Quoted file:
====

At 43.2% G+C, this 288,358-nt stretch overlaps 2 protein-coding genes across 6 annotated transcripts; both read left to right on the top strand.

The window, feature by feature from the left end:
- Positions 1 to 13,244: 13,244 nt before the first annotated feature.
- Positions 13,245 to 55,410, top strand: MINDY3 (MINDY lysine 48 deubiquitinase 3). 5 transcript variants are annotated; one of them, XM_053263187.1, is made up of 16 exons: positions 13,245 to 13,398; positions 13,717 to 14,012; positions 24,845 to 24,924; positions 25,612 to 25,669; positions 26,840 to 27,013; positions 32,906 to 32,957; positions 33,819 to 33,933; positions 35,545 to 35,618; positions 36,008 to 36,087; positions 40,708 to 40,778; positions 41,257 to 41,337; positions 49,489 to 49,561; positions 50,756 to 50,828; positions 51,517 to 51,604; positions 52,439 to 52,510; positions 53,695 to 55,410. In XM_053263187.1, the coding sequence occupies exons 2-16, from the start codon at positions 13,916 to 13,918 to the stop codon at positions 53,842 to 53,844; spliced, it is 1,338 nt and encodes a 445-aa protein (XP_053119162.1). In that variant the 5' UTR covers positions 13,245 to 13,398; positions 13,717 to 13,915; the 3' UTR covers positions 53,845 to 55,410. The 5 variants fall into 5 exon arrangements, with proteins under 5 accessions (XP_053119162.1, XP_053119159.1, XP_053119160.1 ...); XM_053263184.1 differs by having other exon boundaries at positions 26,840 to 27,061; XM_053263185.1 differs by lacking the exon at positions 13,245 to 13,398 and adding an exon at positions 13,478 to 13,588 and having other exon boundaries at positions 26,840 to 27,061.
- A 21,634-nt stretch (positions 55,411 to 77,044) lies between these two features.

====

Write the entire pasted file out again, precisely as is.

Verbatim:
At 43.2% G+C, this 288,358-nt stretch overlaps 2 protein-coding genes across 6 annotated transcripts; both read left to right on the top strand.

The window, feature by feature from the left end:
- Positions 1 to 13,244: 13,244 nt before the first annotated feature.
- Positions 13,245 to 55,410, top strand: MINDY3 (MINDY lysine 48 deubiquitinase 3). 5 transcript variants are annotated; one of them, XM_053263187.1, is made up of 16 exons: positions 13,245 to 13,398; positions 13,717 to 14,012; positions 24,845 to 24,924; positions 25,612 to 25,669; positions 26,840 to 27,013; positions 32,906 to 32,957; positions 33,819 to 33,933; positions 35,545 to 35,618; positions 36,008 to 36,087; positions 40,708 to 40,778; positions 41,257 to 41,337; positions 49,489 to 49,561; positions 50,756 to 50,828; positions 51,517 to 51,604; positions 52,439 to 52,510; positions 53,695 to 55,410. In XM_053263187.1, the coding sequence occupies exons 2-16, from the start codon at positions 13,916 to 13,918 to the stop codon at positions 53,842 to 53,844; spliced, it is 1,338 nt and encodes a 445-aa protein (XP_053119162.1). In that variant the 5' UTR covers positions 13,245 to 13,398; positions 13,717 to 13,915; the 3' UTR covers positions 53,845 to 55,410. The 5 variants fall into 5 exon arrangements, with proteins under 5 accessions (XP_053119162.1, XP_053119159.1, XP_053119160.1 ...); XM_053263184.1 differs by having other exon boundaries at positions 26,840 to 27,061; XM_053263185.1 differs by lacking the exon at positions 13,245 to 13,398 and adding an exon at positions 13,478 to 13,588 and having other exon boundaries at positions 26,840 to 27,061.
- A 21,634-nt stretch (positions 55,411 to 77,044) lies between these two features.